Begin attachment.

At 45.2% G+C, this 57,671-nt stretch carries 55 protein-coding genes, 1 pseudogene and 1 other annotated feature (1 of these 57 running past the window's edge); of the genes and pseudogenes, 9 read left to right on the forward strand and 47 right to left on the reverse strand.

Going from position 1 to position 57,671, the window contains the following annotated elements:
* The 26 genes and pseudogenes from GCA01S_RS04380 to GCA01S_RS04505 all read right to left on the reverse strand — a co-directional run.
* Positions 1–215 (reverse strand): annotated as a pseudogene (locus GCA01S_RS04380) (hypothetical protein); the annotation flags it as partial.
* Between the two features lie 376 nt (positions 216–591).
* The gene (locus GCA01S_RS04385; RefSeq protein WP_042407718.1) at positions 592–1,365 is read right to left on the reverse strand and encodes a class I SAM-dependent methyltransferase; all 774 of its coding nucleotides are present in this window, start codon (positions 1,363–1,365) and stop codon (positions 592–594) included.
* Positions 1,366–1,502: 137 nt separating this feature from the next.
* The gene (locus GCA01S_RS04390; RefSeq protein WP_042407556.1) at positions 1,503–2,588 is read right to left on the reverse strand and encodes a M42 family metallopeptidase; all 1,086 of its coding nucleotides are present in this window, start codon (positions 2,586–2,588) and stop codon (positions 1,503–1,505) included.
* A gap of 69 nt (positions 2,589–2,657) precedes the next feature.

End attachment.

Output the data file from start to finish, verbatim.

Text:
At 45.2% G+C, this 57,671-nt stretch carries 55 protein-coding genes, 1 pseudogene and 1 other annotated feature (1 of these 57 running past the window's edge); of the genes and pseudogenes, 9 read left to right on the forward strand and 47 right to left on the reverse strand.

Going from position 1 to position 57,671, the window contains the following annotated elements:
* The 26 genes and pseudogenes from GCA01S_RS04380 to GCA01S_RS04505 all read right to left on the reverse strand — a co-directional run.
* Positions 1–215 (reverse strand): annotated as a pseudogene (locus GCA01S_RS04380) (hypothetical protein); the annotation flags it as partial.
* Between the two features lie 376 nt (positions 216–591).
* The gene (locus GCA01S_RS04385; RefSeq protein WP_042407718.1) at positions 592–1,365 is read right to left on the reverse strand and encodes a class I SAM-dependent methyltransferase; all 774 of its coding nucleotides are present in this window, start codon (positions 1,363–1,365) and stop codon (positions 592–594) included.
* Positions 1,366–1,502: 137 nt separating this feature from the next.
* The gene (locus GCA01S_RS04390; RefSeq protein WP_042407556.1) at positions 1,503–2,588 is read right to left on the reverse strand and encodes a M42 family metallopeptidase; all 1,086 of its coding nucleotides are present in this window, start codon (positions 2,586–2,588) and stop codon (positions 1,503–1,505) included.
* A gap of 69 nt (positions 2,589–2,657) precedes the next feature.